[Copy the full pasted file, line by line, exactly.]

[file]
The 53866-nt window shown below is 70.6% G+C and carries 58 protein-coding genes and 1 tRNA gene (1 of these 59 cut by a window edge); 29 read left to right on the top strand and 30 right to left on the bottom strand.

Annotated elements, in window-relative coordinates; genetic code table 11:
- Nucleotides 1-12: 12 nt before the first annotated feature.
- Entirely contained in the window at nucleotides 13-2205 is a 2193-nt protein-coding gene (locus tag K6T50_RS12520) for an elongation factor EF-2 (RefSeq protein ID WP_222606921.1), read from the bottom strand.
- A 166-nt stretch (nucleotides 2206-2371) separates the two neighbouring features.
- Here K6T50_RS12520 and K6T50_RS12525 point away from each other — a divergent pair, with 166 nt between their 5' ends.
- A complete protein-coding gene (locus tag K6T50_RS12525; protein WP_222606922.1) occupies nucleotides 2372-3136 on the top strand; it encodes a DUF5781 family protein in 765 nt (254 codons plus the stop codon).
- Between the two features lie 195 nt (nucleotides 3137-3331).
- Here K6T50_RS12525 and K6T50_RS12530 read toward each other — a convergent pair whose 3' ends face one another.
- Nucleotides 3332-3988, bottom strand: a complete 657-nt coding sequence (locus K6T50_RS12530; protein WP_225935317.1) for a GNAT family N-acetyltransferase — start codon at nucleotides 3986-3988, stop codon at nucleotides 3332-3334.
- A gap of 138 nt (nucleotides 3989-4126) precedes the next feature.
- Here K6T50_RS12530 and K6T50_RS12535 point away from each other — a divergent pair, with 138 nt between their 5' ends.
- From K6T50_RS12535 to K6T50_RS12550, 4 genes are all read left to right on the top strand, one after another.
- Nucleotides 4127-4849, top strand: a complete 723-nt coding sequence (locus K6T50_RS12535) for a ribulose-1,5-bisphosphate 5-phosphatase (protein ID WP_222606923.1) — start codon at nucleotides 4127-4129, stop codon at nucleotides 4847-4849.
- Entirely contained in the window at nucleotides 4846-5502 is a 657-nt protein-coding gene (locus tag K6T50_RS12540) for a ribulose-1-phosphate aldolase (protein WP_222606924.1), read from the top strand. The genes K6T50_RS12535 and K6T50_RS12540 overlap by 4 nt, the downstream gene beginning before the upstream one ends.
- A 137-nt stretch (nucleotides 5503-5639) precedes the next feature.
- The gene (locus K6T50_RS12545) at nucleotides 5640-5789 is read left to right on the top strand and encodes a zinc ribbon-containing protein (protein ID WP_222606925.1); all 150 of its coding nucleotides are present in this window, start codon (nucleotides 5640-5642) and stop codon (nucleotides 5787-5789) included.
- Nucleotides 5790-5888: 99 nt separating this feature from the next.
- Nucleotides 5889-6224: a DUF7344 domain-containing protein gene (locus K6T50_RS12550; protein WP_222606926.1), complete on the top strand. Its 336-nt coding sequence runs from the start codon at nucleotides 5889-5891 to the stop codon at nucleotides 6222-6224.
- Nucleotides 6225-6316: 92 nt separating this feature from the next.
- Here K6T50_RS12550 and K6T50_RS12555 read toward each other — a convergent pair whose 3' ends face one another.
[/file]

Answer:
The 53866-nt window shown below is 70.6% G+C and carries 58 protein-coding genes and 1 tRNA gene (1 of these 59 cut by a window edge); 29 read left to right on the top strand and 30 right to left on the bottom strand.

Annotated elements, in window-relative coordinates; genetic code table 11:
- Nucleotides 1-12: 12 nt before the first annotated feature.
- Entirely contained in the window at nucleotides 13-2205 is a 2193-nt protein-coding gene (locus tag K6T50_RS12520) for an elongation factor EF-2 (RefSeq protein ID WP_222606921.1), read from the bottom strand.
- A 166-nt stretch (nucleotides 2206-2371) separates the two neighbouring features.
- Here K6T50_RS12520 and K6T50_RS12525 point away from each other — a divergent pair, with 166 nt between their 5' ends.
- A complete protein-coding gene (locus tag K6T50_RS12525; protein WP_222606922.1) occupies nucleotides 2372-3136 on the top strand; it encodes a DUF5781 family protein in 765 nt (254 codons plus the stop codon).
- Between the two features lie 195 nt (nucleotides 3137-3331).
- Here K6T50_RS12525 and K6T50_RS12530 read toward each other — a convergent pair whose 3' ends face one another.
- Nucleotides 3332-3988, bottom strand: a complete 657-nt coding sequence (locus K6T50_RS12530; protein WP_225935317.1) for a GNAT family N-acetyltransferase — start codon at nucleotides 3986-3988, stop codon at nucleotides 3332-3334.
- A gap of 138 nt (nucleotides 3989-4126) precedes the next feature.
- Here K6T50_RS12530 and K6T50_RS12535 point away from each other — a divergent pair, with 138 nt between their 5' ends.
- From K6T50_RS12535 to K6T50_RS12550, 4 genes are all read left to right on the top strand, one after another.
- Nucleotides 4127-4849, top strand: a complete 723-nt coding sequence (locus K6T50_RS12535) for a ribulose-1,5-bisphosphate 5-phosphatase (protein ID WP_222606923.1) — start codon at nucleotides 4127-4129, stop codon at nucleotides 4847-4849.
- Entirely contained in the window at nucleotides 4846-5502 is a 657-nt protein-coding gene (locus tag K6T50_RS12540) for a ribulose-1-phosphate aldolase (protein WP_222606924.1), read from the top strand. The genes K6T50_RS12535 and K6T50_RS12540 overlap by 4 nt, the downstream gene beginning before the upstream one ends.
- A 137-nt stretch (nucleotides 5503-5639) precedes the next feature.
- The gene (locus K6T50_RS12545) at nucleotides 5640-5789 is read left to right on the top strand and encodes a zinc ribbon-containing protein (protein ID WP_222606925.1); all 150 of its coding nucleotides are present in this window, start codon (nucleotides 5640-5642) and stop codon (nucleotides 5787-5789) included.
- Nucleotides 5790-5888: 99 nt separating this feature from the next.
- Nucleotides 5889-6224: a DUF7344 domain-containing protein gene (locus K6T50_RS12550; protein WP_222606926.1), complete on the top strand. Its 336-nt coding sequence runs from the start codon at nucleotides 5889-5891 to the stop codon at nucleotides 6222-6224.
- Nucleotides 6225-6316: 92 nt separating this feature from the next.
- Here K6T50_RS12550 and K6T50_RS12555 read toward each other — a convergent pair whose 3' ends face one another.